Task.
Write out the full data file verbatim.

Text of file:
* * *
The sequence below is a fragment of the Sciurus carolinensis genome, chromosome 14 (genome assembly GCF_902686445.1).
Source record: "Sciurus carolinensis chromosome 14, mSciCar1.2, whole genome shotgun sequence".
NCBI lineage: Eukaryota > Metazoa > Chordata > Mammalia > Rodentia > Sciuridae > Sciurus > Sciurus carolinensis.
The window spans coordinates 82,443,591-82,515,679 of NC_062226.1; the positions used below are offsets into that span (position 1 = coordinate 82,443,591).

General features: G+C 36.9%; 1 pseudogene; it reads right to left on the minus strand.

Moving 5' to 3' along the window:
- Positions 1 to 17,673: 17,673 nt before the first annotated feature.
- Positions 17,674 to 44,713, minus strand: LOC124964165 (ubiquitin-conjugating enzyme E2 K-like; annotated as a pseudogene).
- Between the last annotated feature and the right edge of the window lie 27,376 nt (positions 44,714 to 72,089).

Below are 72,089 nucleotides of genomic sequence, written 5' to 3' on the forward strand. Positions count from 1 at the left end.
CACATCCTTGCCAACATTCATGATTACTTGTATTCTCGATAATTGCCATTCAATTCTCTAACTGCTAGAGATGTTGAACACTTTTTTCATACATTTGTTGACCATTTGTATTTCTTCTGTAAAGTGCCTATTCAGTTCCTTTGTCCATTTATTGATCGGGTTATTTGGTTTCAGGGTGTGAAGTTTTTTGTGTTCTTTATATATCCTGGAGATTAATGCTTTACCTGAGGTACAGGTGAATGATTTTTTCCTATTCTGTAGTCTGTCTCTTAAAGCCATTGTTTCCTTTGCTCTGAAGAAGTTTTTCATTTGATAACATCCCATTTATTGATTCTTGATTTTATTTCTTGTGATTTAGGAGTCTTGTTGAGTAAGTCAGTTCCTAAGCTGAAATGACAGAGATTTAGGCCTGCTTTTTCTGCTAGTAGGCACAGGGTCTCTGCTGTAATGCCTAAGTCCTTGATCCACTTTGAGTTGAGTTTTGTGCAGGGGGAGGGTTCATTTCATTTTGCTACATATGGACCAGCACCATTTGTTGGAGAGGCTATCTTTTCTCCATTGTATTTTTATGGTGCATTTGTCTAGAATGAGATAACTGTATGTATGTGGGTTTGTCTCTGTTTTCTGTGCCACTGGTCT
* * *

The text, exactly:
The sequence below is a fragment of the Sciurus carolinensis genome, chromosome 14 (genome assembly GCF_902686445.1).
Source record: "Sciurus carolinensis chromosome 14, mSciCar1.2, whole genome shotgun sequence".
NCBI lineage: Eukaryota > Metazoa > Chordata > Mammalia > Rodentia > Sciuridae > Sciurus > Sciurus carolinensis.
The window spans coordinates 82,443,591-82,515,679 of NC_062226.1; the positions used below are offsets into that span (position 1 = coordinate 82,443,591).

General features: G+C 36.9%; 1 pseudogene; it reads right to left on the minus strand.

Moving 5' to 3' along the window:
- Positions 1 to 17,673: 17,673 nt before the first annotated feature.
- Positions 17,674 to 44,713, minus strand: LOC124964165 (ubiquitin-conjugating enzyme E2 K-like; annotated as a pseudogene).
- Between the last annotated feature and the right edge of the window lie 27,376 nt (positions 44,714 to 72,089).

Below are 72,089 nucleotides of genomic sequence, written 5' to 3' on the forward strand. Positions count from 1 at the left end.
CACATCCTTGCCAACATTCATGATTACTTGTATTCTCGATAATTGCCATTCAATTCTCTAACTGCTAGAGATGTTGAACACTTTTTTCATACATTTGTTGACCATTTGTATTTCTTCTGTAAAGTGCCTATTCAGTTCCTTTGTCCATTTATTGATCGGGTTATTTGGTTTCAGGGTGTGAAGTTTTTTGTGTTCTTTATATATCCTGGAGATTAATGCTTTACCTGAGGTACAGGTGAATGATTTTTTCCTATTCTGTAGTCTGTCTCTTAAAGCCATTGTTTCCTTTGCTCTGAAGAAGTTTTTCATTTGATAACATCCCATTTATTGATTCTTGATTTTATTTCTTGTGATTTAGGAGTCTTGTTGAGTAAGTCAGTTCCTAAGCTGAAATGACAGAGATTTAGGCCTGCTTTTTCTGCTAGTAGGCACAGGGTCTCTGCTGTAATGCCTAAGTCCTTGATCCACTTTGAGTTGAGTTTTGTGCAGGGGGAGGGTTCATTTCATTTTGCTACATATGGACCAGCACCATTTGTTGGAGAGGCTATCTTTTCTCCATTGTATTTTTATGGTGCATTTGTCTAGAATGAGATAACTGTATGTATGTGGGTTTGTCTCTGTTTTCTGTGCCACTGGTCT